The sunspot prediction established at SWPC is officially sanctioned by the International Space Environment Service (ISES). The ISES, with representatives from several different countries, is a permanent service of the Federations of Astronomical and Geophysical Data Analysis Services (FAGDS). It would be considered the "official" forecast. But some will argue that it is not the best and opt for a different method.

This ISES Cycle 24 forecast was the outcome of an international meeting gathering a panel of 12 scientists who met to consider a number of predictions (including the McNish-Lincoln smoothing function used for the SSN estimation) of the profile and amplitude of Cycle 24.

Precursor techniques which use cycle behavior in the declining phase of the previous cycle as a predictor of the next cycle were a big consideration.

The predicted Cycle 24 minimum and maximum were established and graphed by a curve fit which smoothes between the most recent observed values and the remaining forecast values, as shown the graph displayed at left prepared by David Hathaway from NASA/MSFC.

To check : Sunspot cycle and predictions (NASA/MSFC)

There have been a few revisions, mostly because the cycle maximum prediction of 160 was considerably off. But the prediction for a March 2000 maximum date was very good so the overall curve did not change much. SEC astronomers will be working with the ISES community again soon for another update.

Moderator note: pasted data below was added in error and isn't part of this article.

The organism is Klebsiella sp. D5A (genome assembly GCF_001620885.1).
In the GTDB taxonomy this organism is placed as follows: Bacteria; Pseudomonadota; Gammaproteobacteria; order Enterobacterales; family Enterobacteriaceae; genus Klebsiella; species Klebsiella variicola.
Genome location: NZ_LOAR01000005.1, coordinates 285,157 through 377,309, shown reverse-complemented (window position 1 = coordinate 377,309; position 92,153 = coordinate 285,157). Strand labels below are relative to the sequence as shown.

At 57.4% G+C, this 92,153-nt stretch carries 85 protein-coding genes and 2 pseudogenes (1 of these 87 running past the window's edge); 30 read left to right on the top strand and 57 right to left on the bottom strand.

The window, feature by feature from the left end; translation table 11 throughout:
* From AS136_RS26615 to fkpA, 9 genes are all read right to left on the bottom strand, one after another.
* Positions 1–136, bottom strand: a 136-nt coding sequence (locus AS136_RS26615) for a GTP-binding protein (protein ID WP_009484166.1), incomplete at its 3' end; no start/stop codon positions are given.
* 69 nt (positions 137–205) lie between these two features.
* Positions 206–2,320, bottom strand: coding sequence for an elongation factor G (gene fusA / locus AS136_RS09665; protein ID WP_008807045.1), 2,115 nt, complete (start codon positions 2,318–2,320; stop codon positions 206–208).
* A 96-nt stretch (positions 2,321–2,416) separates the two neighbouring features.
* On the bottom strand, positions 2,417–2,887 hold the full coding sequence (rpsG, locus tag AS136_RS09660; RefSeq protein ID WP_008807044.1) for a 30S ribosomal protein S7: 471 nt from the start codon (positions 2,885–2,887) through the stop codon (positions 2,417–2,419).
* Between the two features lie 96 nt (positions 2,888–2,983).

Note that the 24th solar cycle began on 11 December 2007 with the appearence of a magnetic knot at the solar surface, followed on 3 January 2008 with a reversed-polarity bipolar sunspot group.

The NGDC uses a more pure McNish-Lincoln statistical prediction technique that keys on the date of solar minimum. This method is quite popular, but by the authors own admission, it is a better near-term solar cycle predictor (1 year). So even using NGDC value, we can expect some minor fluctuations for short or mid-terms predictions. Indeed, theoretically SSN represents predictions for what we call the "predicted SSN" or simply the SSN. The smoothing is usually over time periods of about 6 months to one year or more. Knowing this, both the daily and the monthly values for the sunspot number as displayed for example at Spaceweather.com or Sunspotcycle will always fluctuate around predicted numbers.